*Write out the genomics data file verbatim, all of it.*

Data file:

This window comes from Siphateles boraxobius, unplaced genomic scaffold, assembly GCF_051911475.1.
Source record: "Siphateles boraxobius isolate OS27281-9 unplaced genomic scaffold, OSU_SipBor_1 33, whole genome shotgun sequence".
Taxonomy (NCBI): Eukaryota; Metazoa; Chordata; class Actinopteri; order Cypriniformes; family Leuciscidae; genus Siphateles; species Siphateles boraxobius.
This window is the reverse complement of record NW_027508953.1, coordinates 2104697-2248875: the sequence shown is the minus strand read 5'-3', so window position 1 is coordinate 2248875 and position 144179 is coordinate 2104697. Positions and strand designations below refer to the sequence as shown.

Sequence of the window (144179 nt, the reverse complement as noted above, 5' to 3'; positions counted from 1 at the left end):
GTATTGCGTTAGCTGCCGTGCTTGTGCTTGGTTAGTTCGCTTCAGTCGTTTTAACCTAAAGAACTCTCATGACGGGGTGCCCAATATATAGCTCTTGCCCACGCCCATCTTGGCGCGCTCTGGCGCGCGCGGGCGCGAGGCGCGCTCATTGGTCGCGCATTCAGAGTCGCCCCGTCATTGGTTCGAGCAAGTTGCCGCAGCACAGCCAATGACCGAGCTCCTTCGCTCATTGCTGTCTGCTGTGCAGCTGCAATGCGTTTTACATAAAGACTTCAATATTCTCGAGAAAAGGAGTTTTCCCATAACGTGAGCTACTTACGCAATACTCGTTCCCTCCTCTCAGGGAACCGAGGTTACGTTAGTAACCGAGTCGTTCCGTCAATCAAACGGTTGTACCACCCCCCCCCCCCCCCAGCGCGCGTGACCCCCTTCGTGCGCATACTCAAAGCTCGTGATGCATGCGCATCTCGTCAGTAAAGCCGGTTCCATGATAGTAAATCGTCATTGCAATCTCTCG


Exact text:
This window comes from Siphateles boraxobius, unplaced genomic scaffold, assembly GCF_051911475.1.
Source record: "Siphateles boraxobius isolate OS27281-9 unplaced genomic scaffold, OSU_SipBor_1 33, whole genome shotgun sequence".
Taxonomy (NCBI): Eukaryota; Metazoa; Chordata; class Actinopteri; order Cypriniformes; family Leuciscidae; genus Siphateles; species Siphateles boraxobius.
This window is the reverse complement of record NW_027508953.1, coordinates 2104697-2248875: the sequence shown is the minus strand read 5'-3', so window position 1 is coordinate 2248875 and position 144179 is coordinate 2104697. Positions and strand designations below refer to the sequence as shown.

Sequence of the window (144179 nt, the reverse complement as noted above, 5' to 3'; positions counted from 1 at the left end):
GTATTGCGTTAGCTGCCGTGCTTGTGCTTGGTTAGTTCGCTTCAGTCGTTTTAACCTAAAGAACTCTCATGACGGGGTGCCCAATATATAGCTCTTGCCCACGCCCATCTTGGCGCGCTCTGGCGCGCGCGGGCGCGAGGCGCGCTCATTGGTCGCGCATTCAGAGTCGCCCCGTCATTGGTTCGAGCAAGTTGCCGCAGCACAGCCAATGACCGAGCTCCTTCGCTCATTGCTGTCTGCTGTGCAGCTGCAATGCGTTTTACATAAAGACTTCAATATTCTCGAGAAAAGGAGTTTTCCCATAACGTGAGCTACTTACGCAATACTCGTTCCCTCCTCTCAGGGAACCGAGGTTACGTTAGTAACCGAGTCGTTCCGTCAATCAAACGGTTGTACCACCCCCCCCCCCCCCCAGCGCGCGTGACCCCCTTCGTGCGCATACTCAAAGCTCGTGATGCATGCGCATCTCGTCAGTAAAGCCGGTTCCATGATAGTAAATCGTCATTGCAATCTCTCG